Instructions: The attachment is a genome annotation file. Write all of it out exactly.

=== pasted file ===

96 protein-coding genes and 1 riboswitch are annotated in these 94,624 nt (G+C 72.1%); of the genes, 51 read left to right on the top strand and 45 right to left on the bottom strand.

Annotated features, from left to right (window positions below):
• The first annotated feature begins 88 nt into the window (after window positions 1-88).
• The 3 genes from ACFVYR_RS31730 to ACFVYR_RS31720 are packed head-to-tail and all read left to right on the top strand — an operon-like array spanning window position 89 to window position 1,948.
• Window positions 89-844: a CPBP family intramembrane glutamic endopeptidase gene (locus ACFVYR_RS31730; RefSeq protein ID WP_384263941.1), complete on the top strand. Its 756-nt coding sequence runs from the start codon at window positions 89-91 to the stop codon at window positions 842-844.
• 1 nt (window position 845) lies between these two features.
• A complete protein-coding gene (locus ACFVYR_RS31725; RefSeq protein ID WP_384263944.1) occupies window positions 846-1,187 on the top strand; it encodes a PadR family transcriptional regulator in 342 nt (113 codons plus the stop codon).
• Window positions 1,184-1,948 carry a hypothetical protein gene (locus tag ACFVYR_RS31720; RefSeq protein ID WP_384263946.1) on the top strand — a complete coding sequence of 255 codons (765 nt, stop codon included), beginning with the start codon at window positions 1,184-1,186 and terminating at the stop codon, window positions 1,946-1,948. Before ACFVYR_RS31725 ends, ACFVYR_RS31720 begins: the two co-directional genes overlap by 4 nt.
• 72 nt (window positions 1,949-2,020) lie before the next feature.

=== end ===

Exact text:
96 protein-coding genes and 1 riboswitch are annotated in these 94,624 nt (G+C 72.1%); of the genes, 51 read left to right on the top strand and 45 right to left on the bottom strand.

Annotated features, from left to right (window positions below):
• The first annotated feature begins 88 nt into the window (after window positions 1-88).
• The 3 genes from ACFVYR_RS31730 to ACFVYR_RS31720 are packed head-to-tail and all read left to right on the top strand — an operon-like array spanning window position 89 to window position 1,948.
• Window positions 89-844: a CPBP family intramembrane glutamic endopeptidase gene (locus ACFVYR_RS31730; RefSeq protein ID WP_384263941.1), complete on the top strand. Its 756-nt coding sequence runs from the start codon at window positions 89-91 to the stop codon at window positions 842-844.
• 1 nt (window position 845) lies between these two features.
• A complete protein-coding gene (locus ACFVYR_RS31725; RefSeq protein ID WP_384263944.1) occupies window positions 846-1,187 on the top strand; it encodes a PadR family transcriptional regulator in 342 nt (113 codons plus the stop codon).
• Window positions 1,184-1,948 carry a hypothetical protein gene (locus tag ACFVYR_RS31720; RefSeq protein ID WP_384263946.1) on the top strand — a complete coding sequence of 255 codons (765 nt, stop codon included), beginning with the start codon at window positions 1,184-1,186 and terminating at the stop codon, window positions 1,946-1,948. Before ACFVYR_RS31725 ends, ACFVYR_RS31720 begins: the two co-directional genes overlap by 4 nt.
• 72 nt (window positions 1,949-2,020) lie before the next feature.